Woman claims officers falsely accused her in tense confrontation captured on tape

A woman claiming she has been falsely accused of graffiti and trespassing has been caught in a tense confrontation with police officers in a viral TikTok video.

The nearly two-minute feud was shared by user @slvt4csh, who goes by Kitty Coco online. His video has racked up nearly 300,000 views since Wednesday.

In the clip, a male and female police officer asked to look in Kitty’s bag. Based on his name tags, the man appeared to work for the Burien Police Department in Burien, Washington, while the woman appeared to work for the King County Sheriff’s Office. Behind them was a car from the Burien Police Department.

“Do you see any ink?” Kitty asked the cops as they went through her bag. She repeated the question with rising anger. “You just said I was painting on a wall and I haven’t been painting anything. I just said I’m leaving.”

The officer told her there was “no reason to be upset”, but Kitty grew angrier, repeating that she had been falsely accused of graffiti.

After rummaging through her bag, the officer returned it to Kitty, apparently without discovering graphite paint.

As Kitty continued to ask if she saw any ink, the officer said, “You can’t come back here for a year. Do you want a copy of the transgression letter?”

“Did you see any ink?” Kitty kept asking furiously. “So no excuses? No excuses? You guys just accused me of painting on the wall…and I have it on camera.”

police car
A tense confrontation was captured on video after a woman claimed police officers falsely accused her of graffiti and unjustified trespassing. Based on their badges, the officers appeared to work for the Burien Police Department and the King County Sheriff’s Office.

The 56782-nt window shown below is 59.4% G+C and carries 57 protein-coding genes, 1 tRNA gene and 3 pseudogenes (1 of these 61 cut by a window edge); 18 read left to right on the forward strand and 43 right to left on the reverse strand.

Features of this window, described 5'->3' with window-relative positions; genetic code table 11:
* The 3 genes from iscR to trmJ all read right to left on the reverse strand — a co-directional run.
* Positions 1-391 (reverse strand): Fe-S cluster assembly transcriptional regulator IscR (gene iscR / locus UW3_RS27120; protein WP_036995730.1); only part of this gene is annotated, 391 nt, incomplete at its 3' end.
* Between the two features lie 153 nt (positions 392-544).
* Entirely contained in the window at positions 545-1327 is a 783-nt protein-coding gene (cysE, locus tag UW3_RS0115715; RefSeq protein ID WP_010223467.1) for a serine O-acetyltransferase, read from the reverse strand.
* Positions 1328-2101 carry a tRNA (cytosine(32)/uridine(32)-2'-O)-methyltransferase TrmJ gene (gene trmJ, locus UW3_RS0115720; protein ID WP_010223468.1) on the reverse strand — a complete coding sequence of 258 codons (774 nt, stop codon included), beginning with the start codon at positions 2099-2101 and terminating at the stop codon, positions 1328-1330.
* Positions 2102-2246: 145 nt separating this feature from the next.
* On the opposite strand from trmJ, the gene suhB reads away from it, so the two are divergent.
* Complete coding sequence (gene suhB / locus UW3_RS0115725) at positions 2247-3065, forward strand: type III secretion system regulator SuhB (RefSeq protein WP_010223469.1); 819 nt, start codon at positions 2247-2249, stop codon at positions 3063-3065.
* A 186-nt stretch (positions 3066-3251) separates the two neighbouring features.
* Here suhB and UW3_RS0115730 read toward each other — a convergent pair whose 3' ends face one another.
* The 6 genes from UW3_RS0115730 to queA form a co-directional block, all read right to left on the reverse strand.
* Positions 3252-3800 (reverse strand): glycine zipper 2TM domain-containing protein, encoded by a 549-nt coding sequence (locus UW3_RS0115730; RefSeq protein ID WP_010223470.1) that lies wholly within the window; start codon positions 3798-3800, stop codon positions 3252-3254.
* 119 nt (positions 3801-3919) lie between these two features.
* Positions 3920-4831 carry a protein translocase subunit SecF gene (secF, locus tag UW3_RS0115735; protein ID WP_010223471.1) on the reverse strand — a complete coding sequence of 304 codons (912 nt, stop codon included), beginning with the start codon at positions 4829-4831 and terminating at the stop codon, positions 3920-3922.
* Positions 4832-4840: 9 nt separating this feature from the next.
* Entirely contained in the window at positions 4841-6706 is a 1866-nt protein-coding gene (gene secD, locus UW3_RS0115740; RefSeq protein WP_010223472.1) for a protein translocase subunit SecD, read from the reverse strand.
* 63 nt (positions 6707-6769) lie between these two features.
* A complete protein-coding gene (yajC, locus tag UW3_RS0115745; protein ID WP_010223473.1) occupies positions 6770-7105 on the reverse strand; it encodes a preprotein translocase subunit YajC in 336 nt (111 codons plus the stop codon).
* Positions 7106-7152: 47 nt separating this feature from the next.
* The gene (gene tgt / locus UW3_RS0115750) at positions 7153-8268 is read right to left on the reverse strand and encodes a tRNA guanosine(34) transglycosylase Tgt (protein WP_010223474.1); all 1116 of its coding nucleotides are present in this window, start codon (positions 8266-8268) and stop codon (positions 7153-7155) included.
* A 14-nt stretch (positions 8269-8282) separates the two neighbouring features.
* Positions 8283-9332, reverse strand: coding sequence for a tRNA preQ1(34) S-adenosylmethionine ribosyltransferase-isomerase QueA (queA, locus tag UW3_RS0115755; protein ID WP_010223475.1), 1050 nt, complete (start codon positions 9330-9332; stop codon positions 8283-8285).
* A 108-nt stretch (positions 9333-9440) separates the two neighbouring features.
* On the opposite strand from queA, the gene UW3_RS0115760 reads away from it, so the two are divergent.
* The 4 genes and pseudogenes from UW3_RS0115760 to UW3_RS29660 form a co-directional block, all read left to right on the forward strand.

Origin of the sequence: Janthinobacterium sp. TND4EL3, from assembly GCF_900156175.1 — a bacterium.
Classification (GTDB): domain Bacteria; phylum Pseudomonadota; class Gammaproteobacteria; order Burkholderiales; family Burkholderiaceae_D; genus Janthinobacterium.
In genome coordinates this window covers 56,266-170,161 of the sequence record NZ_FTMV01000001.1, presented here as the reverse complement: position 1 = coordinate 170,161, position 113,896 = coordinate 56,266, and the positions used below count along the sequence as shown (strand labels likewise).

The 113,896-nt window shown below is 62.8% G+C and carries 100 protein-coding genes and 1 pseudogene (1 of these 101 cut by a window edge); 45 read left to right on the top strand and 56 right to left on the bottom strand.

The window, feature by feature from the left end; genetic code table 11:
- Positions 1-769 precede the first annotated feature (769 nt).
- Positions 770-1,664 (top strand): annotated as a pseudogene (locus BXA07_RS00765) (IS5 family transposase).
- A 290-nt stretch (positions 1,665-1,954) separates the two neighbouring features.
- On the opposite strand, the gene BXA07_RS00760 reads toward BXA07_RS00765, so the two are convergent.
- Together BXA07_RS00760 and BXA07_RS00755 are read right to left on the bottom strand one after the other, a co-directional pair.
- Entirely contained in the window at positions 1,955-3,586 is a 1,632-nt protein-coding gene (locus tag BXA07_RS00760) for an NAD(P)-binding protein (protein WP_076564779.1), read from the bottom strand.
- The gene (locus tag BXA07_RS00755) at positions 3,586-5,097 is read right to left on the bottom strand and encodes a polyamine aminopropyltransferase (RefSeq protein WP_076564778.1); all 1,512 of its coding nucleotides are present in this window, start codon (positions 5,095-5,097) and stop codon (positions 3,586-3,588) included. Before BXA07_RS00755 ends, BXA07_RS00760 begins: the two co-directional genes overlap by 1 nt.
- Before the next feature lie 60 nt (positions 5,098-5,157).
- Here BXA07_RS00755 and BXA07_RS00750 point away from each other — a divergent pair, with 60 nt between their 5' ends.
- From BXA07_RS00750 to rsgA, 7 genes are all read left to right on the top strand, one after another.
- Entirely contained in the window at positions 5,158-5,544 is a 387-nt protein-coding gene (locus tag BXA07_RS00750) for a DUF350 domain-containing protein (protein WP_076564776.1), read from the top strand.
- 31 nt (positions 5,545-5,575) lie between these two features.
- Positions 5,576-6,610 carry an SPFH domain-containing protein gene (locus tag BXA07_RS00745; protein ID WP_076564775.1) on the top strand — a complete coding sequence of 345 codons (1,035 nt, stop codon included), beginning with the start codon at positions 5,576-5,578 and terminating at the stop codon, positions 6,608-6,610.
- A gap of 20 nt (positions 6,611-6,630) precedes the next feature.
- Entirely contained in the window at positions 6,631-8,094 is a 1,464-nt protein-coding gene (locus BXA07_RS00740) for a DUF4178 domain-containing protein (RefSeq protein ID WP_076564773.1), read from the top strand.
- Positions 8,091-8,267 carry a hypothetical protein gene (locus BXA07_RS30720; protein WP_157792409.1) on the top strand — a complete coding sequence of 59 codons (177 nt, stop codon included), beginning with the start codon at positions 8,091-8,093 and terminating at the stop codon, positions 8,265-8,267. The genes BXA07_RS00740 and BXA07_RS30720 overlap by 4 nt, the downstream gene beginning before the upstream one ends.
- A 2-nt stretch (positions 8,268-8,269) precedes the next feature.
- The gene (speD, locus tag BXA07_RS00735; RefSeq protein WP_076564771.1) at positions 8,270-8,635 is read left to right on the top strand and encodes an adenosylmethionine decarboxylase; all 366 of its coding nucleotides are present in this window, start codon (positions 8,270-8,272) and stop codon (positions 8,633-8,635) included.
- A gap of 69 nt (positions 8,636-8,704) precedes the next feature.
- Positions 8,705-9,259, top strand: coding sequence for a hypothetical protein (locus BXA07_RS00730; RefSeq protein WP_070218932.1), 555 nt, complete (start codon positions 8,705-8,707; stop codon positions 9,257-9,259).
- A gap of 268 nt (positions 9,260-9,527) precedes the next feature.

Robert Alexander / Contributor / Archive Photos

Newsweek reached out to Kitty and the Burien Police Department for comment.

Washington state classifies the graffiti as “malicious pranks”. The crime can result in fines of $1,000 and at least 90 days in prison. If graffiti damages a property valued at more than $250, it can become a felony, according to Lewis & Laws, PLLC.

Trespassing on the state is charged as a misdemeanor or serious misdemeanor. The first is punishable by up to 90 days in prison and a fine of US$1,000 and the second by up to 1 year in prison and a fine of US$5,000.

Many viewers of Kitty’s clip were furious on her behalf, saying the officers violated her rights and asked her to protect herself.

“File a complaint, get a lawyer and sue,” fumed one comment. “You have not broken any laws and they are threatening to arrest you if you walk freely in the area.”

“Never let them search you or answer any questions…they are definitely fishing and trying to snag something on you,” advised another.

Some viewers were more critical of the woman and accused her of climbing.

“These officers were nothing but calm. It looked like you were trying to escalate the situation,” said one commenter.

“I never understood yelling and being hostile in those moments,” agreed another. “If you didn’t do anything, stay calm and explain, then call their supervisor later.”

This is not the first instance of civilians alleging police misconduct. Last month, a Syracuse man recorded video of officers allegedly detaining an 8-year-old boy over a stolen bag of potato chips.

After the April 12 New York subway shooting, some citizens took to social media to complain about NYPD officers harassing innocent New Yorkers during their 30-hour manhunt to arrest suspect Frank James.

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